August 24, 2012, Modesto, CA, by Fr. Joseph Illo
I wish to welcome all who have come to this funeral to pray for Neil Phillips’ soul and to console his beloved wife Stacy, the five children, three grandchildren, two sons-in-law, and Neil’s siblings and extended family. Many of you have traveled from a distance—a special welcome to Mr. Dino Durando from Kansas City, who brought Neil and Stacy into the Religious Education Department of our parish many years ago before he took a new job with the Diocese of Kansas City-St. Joseph. We welcome local priests, including Fr. Ramon Bejerano, pastor of St. Stanislaus parish, and Fr. Michael Brady, Chaplin at Central Catholic High School. Many thanks to Fr. Mark Wagner, pastor of St. Joseph’s, and the staff of this parish, for organizing such a beautiful requiem Mass. We welcome also Fr. Jerry Jung, an Opus Dei priest from Berkeley who leads a regular men’s recollection at our parish. Many thanks to Fr. Matthew McNeely from St. Stephen’s Parish in Sacramento, and his assistance with the Latin form of the Mass, and for the other members of the Fraternity of St. Peter, including seminarian Tim O’ Brien from Nebraska, and all the extended family. For five generations the Phillips family have been such an institution in the Patterson-Modesto area that we all feel like part of the extended Phillips family.
Neil died as he lived: in imitation of Christ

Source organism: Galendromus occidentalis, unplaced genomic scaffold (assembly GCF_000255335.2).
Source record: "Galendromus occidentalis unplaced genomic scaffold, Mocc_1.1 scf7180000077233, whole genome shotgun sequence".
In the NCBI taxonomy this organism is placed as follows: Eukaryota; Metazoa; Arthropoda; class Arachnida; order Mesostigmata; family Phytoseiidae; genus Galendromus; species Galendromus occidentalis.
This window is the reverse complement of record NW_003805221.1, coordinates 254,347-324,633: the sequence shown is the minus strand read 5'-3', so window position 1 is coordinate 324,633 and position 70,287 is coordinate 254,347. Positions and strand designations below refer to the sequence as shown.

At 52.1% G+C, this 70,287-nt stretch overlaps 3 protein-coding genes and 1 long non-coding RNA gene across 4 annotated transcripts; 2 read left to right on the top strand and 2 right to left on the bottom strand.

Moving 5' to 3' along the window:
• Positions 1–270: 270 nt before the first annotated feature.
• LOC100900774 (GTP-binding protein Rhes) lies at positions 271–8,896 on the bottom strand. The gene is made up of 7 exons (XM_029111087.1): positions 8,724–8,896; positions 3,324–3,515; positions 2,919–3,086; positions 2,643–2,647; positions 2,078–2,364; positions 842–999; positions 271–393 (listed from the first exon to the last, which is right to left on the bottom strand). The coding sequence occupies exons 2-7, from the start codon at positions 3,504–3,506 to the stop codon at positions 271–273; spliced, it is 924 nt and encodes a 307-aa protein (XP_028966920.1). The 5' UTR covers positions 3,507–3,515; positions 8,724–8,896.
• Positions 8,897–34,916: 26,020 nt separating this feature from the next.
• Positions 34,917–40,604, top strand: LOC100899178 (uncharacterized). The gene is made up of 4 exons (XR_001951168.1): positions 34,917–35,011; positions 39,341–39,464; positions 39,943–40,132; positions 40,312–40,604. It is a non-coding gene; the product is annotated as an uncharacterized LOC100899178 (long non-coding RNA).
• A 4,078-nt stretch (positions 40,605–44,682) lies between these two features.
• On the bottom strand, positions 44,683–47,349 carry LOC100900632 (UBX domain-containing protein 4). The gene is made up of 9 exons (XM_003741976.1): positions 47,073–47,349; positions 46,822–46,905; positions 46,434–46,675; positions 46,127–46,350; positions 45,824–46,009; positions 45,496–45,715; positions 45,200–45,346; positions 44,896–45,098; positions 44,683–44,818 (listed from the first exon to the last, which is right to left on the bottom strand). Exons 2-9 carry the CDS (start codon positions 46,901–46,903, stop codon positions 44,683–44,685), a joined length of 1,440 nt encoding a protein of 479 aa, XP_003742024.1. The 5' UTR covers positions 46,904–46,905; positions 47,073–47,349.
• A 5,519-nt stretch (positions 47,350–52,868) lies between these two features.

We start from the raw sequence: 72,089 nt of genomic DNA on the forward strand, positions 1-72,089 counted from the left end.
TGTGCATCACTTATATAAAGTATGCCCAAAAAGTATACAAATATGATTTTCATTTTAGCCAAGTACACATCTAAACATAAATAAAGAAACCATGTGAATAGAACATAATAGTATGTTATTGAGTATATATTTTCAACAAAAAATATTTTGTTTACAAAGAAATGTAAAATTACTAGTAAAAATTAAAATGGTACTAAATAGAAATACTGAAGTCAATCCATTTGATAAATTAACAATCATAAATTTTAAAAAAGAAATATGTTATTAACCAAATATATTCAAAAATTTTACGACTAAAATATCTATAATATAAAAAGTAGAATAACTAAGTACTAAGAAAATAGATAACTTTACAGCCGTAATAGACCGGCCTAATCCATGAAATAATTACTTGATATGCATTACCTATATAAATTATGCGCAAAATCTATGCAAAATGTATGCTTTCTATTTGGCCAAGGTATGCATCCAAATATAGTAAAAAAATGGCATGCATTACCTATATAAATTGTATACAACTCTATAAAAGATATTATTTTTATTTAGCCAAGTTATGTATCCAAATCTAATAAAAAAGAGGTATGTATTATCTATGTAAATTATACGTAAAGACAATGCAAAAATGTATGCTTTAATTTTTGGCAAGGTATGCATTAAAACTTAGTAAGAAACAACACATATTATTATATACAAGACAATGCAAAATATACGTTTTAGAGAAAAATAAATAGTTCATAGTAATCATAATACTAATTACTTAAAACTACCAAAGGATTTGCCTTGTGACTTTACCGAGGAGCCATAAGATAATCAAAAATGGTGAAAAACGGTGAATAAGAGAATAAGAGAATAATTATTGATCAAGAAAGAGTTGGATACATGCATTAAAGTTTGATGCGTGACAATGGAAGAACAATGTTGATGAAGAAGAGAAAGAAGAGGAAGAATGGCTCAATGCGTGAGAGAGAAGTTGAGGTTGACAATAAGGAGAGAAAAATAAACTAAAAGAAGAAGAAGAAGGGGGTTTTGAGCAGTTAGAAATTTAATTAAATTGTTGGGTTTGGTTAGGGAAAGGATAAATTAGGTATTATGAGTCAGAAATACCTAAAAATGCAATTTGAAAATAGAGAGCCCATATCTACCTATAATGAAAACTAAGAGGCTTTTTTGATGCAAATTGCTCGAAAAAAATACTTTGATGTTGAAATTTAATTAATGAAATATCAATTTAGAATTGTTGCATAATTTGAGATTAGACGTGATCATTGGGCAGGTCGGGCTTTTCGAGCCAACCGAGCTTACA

Neil Phillips was on his way to an Opus Dei men’s recollection when he was killed in a tragic accident last Thursday. He was on his way to study the Scriptures with other men and to pray for his family when God took him. The Founder of Opus Dei, St. José Maria Escriva, wrote these words in a little book called Furrow: “Those who flee like cowards from suffering have something to meditate on when they see the enthusiasm with which other souls embrace pain. There are many men and women who know how to suffer in a Christian way. Let us follow their example.” By the grace of God, Neil Phillips was no coward. Over the years, he had learned from the example of the saints how to face difficulties with composure, even with joy, and to make of his life a gift to others, with God’s help. His life, too, served as an example of Christian manhood, of suffering life’s difficulties with patience and gratitude.
At 10:20pm last Thursday, Fr. Mark called me on the way to Doctor’s Hospital. “Neil Phillips has been killed in a car accident,” he said. I didn’t realize how much a brother Neil was to me until I heard those words. I have seldom felt this sense of loss as I have in the days following Neil’s death. For so many of us, Neil served as a kind of bedrock in our lives. And if he was that for us, what must’ve he been for his beloved wife and children?
Fr. Mark blessed Neil’s body at the hospital, as our hospital chaplain, Fr. Larry Guerrero, had done an hour earlier. Fr. Mark told me that Neil looked like Christ in noble repose after the crucifixion: very few marks of the trauma on his body—a few scratches on his face from the flying glass—but a tall, fit body, with composed features and beautiful proportions. “It was like looking at the image of Jesus on the shroud,” he said. His body in death portrayed his person in life, by the grace of God. He lived a well-ordered, valiant, and self-sacrificial life, in imitation of his Master.
Lazarus: purchased with the Blood of the Lamb
Holy Mother Church gives us the Gospel of Lazarus for the Solemn Requiem Mass, the Mass for the dead. Jesus loved Lazarus of Bethany with a particular brotherly affection. Lazarus is dying, and Jesus lets him die—He does not stop death. He tolerates it, in view of a greater good. “This illness is not to end in death,” he tells his disciples, “but is for the glory of God.”